There are differences, but normally I would tell you dominant starting pitching really gives you a good chance in the postseason. And it normally does. It gave us a great chance [last year], but we had dominant starting pitching in the Boston series and we got beat because we didn't score enough runs and we gave up some big hits at the wrong times. A couple years ago, if you remember, it was really an unusual series. Texas and St. Louis, they didn't have good starting pitching during that World Series. It was a postseason that bullpen work was more dominant at that time and they scored a lot of runs. So I think that was unusual. But you just know it's different because you're facing good clubs and good pitching, and anytime you face good pitching it's tough to score runs. It just is. That's why when you get a big hit in the postseason, it means so much a lot of times to drive in that extra run or get that big hit. For example, that's what Boston did to us last year. They did that in the postseason. They got some really big hits against good pitching at times.
MLB.com: For so many years, we've been talking about a win-now urgency. How do you balance that win-now idea with trying to build a team that can contend long term? And how often do those philosophies kind of oppose themselves?
Dombrowski: Well, we've been trying to win now because we have that type of team to win now. I mean, that's what we're trying to do. We have an owner that's very supportive, that's tremendous, that would like to see us win. I don't think we would make a deal that would say, OK, all of a sudden we're not going to have any chance to win, that's going to make us a lot worse. But I think what ends up happening is that, ideally, you can be good for a lot of years with a chance to win. Ideally, you don't want to wake up where one year you're saying, "Gee, our team's 38 at every position we play." And that's an extreme example, but all of a sudden everybody's signed for long term and you don't have a chance to win.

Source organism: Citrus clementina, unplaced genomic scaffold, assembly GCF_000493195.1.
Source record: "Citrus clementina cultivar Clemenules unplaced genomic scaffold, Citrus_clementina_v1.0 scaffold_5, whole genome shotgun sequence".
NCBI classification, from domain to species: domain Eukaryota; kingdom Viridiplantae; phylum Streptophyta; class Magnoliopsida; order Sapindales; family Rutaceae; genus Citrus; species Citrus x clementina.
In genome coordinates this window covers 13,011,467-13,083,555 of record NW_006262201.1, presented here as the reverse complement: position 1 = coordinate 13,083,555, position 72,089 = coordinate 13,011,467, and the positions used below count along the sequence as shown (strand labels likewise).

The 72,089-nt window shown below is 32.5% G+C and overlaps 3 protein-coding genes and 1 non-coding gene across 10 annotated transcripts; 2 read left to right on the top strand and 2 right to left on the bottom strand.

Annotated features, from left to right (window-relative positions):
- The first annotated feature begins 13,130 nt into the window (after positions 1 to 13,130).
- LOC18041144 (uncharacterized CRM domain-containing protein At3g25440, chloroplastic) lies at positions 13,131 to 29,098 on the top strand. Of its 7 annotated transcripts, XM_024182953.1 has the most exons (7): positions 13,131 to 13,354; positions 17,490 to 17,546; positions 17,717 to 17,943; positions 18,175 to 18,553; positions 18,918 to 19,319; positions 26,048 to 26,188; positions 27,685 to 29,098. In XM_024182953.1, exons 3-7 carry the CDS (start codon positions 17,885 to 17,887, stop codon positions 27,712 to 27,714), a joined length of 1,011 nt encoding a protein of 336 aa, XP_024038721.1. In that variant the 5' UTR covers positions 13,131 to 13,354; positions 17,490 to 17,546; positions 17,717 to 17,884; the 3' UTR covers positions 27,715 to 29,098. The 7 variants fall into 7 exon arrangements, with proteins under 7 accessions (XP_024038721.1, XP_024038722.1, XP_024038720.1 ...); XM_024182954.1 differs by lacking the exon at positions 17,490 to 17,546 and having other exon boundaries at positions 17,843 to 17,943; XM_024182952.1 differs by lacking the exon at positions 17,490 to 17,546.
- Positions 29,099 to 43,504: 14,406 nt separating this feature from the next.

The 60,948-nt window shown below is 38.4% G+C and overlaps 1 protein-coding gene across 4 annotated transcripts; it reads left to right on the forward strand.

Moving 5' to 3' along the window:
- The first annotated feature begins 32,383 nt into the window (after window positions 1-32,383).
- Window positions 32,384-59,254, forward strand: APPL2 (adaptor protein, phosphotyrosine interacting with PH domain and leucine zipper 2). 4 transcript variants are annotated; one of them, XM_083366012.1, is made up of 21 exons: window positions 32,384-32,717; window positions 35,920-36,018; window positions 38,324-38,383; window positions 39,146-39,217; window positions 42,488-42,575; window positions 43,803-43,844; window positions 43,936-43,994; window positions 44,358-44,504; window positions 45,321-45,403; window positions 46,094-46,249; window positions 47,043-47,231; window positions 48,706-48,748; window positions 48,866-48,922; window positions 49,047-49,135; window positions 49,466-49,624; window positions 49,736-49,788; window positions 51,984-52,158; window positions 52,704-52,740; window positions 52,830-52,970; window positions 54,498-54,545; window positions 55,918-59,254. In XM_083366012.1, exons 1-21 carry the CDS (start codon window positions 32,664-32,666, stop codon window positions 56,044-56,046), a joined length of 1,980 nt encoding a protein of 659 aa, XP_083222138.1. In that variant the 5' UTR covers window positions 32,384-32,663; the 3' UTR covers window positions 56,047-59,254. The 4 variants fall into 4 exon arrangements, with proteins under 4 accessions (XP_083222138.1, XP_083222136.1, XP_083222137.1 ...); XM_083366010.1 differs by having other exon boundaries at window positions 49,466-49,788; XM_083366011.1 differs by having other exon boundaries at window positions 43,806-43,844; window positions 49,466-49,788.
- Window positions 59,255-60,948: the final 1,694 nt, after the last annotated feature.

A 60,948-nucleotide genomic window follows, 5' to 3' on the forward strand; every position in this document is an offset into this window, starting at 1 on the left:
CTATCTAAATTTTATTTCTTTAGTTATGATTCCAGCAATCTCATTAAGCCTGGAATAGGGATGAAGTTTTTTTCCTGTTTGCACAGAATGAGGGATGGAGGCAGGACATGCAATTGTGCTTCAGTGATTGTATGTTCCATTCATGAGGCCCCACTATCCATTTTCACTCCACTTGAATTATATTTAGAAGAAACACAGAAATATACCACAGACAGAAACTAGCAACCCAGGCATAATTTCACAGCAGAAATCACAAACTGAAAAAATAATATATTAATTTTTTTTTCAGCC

So you're trying to mesh young players in at the same time that you're trying to also win. Now, I have always happened to think that the best clubs mesh young players in, too. Now, you have to pick the right young players, because you just don't say, "OK, we're going to put a young player here," and then they can't play. That doesn't do you any good. But I think you also have to realize that we have superstars on this team. We have some of the best players in the game. But when you also do that, you pay those players a lot of money. And they're deserving of it within the structure of the game. But you can't have -- as I've said before, the Big Red Machine doesn't work anymore in today's game.
I mean, we have a tremendous payroll, but I don't know how you could afford a $20 million a year player at every position. I don't think you could do it. And that's basically, if you start going through [the Big Red Machine] and you've got [Johnny] Bench, you've got [Tony] Perez, you've got [Joe] Morgan, you've got [Dave] Concepcion, you've got [Pete] Rose, you've got [George] Foster, you've got [Ken] Griffey, you've got [Cesar] Geronimo. They're all $15-$20 million a year players [by today's standards]. So you have to go about it in different ways at times, and you try to always work those things together. You try to win and you're also projecting so you don't get caught short. And I work with Mr. I [owner Mike Ilitch] on those things every year. We talk about those things, and we go ahead to try to win and also make the best decisions we possibly can. I don't know there's any magic formula on it. It's just one of those things that we're trying to win now, that's what we're trying to do.
MLB.com: You had very good teams in Montreal and Florida, a world champion in Florida, that had to be broken up for external circumstances. Is this is a different feeling for you, to try to extend a window long term for a team that has a chance to contend?